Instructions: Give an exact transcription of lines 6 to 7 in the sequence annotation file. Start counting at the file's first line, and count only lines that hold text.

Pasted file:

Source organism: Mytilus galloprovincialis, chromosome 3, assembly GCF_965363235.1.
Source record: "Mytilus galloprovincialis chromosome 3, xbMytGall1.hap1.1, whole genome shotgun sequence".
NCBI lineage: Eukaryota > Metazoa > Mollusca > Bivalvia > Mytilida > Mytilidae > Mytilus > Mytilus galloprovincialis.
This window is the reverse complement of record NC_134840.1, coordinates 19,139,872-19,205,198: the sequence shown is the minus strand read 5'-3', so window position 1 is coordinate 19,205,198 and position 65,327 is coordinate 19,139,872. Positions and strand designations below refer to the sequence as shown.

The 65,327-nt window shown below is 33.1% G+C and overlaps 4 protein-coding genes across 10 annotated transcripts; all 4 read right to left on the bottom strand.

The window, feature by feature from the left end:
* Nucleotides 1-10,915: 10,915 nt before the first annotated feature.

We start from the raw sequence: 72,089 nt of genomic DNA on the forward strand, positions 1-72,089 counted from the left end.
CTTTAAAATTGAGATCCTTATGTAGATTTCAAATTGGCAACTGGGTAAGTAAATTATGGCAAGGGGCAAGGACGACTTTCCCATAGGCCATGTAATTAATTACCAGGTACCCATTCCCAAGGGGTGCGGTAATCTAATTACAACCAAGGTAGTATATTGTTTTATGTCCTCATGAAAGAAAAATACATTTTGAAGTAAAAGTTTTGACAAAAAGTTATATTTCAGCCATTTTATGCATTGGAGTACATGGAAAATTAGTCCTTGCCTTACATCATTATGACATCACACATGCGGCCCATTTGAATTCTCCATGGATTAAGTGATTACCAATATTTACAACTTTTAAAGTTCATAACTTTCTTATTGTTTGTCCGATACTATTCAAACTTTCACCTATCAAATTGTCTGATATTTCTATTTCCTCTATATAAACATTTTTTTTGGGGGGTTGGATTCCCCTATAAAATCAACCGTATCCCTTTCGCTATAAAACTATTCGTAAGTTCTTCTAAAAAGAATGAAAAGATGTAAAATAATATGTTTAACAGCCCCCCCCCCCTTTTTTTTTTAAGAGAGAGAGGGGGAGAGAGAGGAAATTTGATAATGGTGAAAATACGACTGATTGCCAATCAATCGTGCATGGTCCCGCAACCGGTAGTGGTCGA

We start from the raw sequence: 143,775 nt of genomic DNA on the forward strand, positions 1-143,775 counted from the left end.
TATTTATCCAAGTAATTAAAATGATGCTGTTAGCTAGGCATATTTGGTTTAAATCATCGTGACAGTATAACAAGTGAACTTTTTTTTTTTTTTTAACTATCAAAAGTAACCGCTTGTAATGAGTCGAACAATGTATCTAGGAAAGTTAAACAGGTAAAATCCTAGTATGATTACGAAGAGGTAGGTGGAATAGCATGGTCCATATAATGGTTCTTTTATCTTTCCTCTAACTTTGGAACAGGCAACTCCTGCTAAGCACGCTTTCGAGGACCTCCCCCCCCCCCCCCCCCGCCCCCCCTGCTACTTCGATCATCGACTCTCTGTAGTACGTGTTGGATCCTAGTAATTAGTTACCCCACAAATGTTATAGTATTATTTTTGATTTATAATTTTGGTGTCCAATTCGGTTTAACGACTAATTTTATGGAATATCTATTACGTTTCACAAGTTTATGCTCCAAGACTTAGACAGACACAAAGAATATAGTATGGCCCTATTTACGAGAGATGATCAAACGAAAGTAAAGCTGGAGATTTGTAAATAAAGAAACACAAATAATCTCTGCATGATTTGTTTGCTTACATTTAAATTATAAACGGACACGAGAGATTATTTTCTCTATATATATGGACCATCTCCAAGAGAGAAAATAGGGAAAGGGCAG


The window, feature by feature from the left end:
* Nucleotides 1-10,915: 10,915 nt before the first annotated feature.